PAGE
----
Purusottama Kshetra is said to be Tirtharaja-the best of all Pilgrim centres-since the place promises liberation to all visitors who get the glimpse of Lord Purusottama.
The place is the abode of several divine forms of the Almighty where they have been assigned to their respective places with a definite purpose in order to ensure the protection of the place.
A small depiction in Skanda Purana presents a clear map of Purusottama Kshetra [otherwise known as Shankha Kshetra] and describes the exact location of the places where the gods and goddesses are seated.
The shape of Purusottama Kshetra resembles that of a conch shell. Lord Shankara, who is seated on the western side of the top of the conch, fulfills all the wishes of the beings. On the eastern side is the place for Lord Nilakantha.
The distance between the two spots is one Krosha [2 miles]. On the second spiral-turn of this conch-shaped place, there is a lingam named Kapala Mochana. One gets freed from the sins like brahmahatya[killing of a brahmin] by getting a glimpse of the idol of Kapala Mochana and worshipping him.
On the third spiral-turn of the conch is Goddess Vimala – the adyashakti [primordial divine force] of Goddess Lakshmi. She is the one who can give the beings material pleasure as well as emancipation.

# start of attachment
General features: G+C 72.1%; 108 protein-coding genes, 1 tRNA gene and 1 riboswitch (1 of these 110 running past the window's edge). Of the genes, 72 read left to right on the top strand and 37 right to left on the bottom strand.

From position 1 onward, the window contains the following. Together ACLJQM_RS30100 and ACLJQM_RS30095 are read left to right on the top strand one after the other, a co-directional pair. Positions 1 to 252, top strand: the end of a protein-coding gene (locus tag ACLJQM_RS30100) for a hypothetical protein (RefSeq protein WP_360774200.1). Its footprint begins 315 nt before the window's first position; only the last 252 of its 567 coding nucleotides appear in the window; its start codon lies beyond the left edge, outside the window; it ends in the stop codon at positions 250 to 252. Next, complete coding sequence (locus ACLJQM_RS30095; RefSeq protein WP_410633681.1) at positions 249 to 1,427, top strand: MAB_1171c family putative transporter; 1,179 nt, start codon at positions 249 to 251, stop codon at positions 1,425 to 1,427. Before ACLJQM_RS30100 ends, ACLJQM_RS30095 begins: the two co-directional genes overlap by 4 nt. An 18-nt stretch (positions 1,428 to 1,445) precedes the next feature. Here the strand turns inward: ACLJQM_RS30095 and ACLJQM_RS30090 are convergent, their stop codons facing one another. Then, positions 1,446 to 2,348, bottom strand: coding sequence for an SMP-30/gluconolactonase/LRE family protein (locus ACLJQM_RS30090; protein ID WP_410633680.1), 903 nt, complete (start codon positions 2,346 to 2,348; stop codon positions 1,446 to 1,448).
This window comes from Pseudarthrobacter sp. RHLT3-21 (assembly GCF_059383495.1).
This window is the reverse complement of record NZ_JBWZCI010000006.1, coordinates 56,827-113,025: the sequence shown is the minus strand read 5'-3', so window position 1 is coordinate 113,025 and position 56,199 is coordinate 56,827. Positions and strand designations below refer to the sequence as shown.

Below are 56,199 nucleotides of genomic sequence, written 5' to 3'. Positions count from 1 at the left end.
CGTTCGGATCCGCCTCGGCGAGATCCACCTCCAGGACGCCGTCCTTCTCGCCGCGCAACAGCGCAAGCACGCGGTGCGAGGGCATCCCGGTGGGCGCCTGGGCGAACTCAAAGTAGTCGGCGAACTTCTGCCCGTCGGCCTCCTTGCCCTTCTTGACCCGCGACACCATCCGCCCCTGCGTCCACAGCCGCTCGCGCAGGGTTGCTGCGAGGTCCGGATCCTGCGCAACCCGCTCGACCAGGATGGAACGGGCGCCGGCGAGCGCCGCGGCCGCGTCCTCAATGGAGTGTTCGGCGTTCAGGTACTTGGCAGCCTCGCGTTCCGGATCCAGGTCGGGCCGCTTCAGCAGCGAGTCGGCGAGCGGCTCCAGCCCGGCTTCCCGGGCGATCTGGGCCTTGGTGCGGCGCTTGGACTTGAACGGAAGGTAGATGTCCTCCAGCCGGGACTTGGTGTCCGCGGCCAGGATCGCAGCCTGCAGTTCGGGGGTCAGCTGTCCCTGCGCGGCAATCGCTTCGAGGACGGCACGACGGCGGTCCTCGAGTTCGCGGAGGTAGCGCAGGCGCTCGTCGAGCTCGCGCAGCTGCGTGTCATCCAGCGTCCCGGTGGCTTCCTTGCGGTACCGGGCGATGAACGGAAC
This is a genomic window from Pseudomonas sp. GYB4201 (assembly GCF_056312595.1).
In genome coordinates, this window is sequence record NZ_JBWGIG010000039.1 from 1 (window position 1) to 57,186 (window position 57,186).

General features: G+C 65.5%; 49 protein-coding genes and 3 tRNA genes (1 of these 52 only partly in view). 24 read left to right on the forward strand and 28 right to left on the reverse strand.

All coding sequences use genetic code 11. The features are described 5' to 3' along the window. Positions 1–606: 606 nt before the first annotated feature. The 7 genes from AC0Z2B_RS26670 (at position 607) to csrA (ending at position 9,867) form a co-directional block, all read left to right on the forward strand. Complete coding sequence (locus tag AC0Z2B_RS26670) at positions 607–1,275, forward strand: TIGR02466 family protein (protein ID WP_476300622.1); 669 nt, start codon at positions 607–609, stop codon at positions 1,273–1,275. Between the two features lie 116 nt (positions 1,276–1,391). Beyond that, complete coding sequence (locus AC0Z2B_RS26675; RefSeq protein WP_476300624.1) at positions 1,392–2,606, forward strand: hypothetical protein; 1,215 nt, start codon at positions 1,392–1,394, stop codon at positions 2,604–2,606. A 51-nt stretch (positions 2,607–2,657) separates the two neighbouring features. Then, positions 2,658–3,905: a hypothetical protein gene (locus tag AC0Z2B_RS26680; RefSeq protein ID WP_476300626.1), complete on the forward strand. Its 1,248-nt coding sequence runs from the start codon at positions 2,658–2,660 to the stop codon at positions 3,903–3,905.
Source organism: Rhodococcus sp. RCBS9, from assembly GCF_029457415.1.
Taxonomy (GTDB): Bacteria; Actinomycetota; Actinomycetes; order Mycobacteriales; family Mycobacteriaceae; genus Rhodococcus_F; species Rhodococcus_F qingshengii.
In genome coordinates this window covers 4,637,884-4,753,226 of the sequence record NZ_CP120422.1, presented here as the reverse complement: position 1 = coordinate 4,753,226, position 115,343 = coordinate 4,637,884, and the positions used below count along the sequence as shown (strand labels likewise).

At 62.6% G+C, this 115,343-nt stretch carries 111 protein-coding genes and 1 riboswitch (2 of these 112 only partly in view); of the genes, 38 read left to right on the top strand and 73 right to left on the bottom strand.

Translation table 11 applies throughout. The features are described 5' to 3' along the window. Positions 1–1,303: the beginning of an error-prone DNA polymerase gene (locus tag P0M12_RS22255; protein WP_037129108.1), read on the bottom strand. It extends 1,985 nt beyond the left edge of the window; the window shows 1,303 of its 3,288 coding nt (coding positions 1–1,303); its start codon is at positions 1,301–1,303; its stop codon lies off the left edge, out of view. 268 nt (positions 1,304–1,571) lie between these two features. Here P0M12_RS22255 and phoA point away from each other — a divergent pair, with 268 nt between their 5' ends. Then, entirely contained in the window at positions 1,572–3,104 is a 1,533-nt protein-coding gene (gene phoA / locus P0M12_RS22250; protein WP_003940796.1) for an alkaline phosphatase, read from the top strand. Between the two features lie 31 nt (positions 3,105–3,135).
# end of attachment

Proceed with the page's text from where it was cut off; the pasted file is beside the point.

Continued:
On the navel part of the conch exist Kunda [tank], Vata [banyan tree] and Lord Purusottama. The middle part of the conch spreads from the place of Kapala Mochana to the area where Goddess Ardhasini exists. Vimala’s place is between Goddess Kamakshya and God Kshetrapala.
Lord Nrusimha is on the south of Lord Purusottama. In order to protect the internal part of the place there are eight divine feminine forces. They are Mangala- near the Vata tree, Vimala in the west, on the back of the conch is Sarva Mangala, in the north there are Ardhasini and Lamba, in the south there is Kalaratri and in the east Marichika.
Also See – Raghunath Besha of Lord Jagannath
At the back of Kalaratri there is Shakti in the form of Chandi. The place is well protected by the favour of these eight fierce looking goddesses.
Seeing Rudrani in eight forms, Lord Shankara also divides himself into eight forms and meditating upon on Sri Hari, the Lord Almighty. They are Kapala Mochana, Kshetrapala, Jameswara, Markandeyeswara, Ishana, Vilweswara, Nilakantha and Vateswara [seated at the root of the Vata tree].
In this holy place a bath in the sea, a glimpse of Lord Purusottama, and death in the shadow of the Vata tree or anywhere in the area within the conch shaped place [Shankha Kshetra] emancipates all the beings [gives Sayujya Mukti].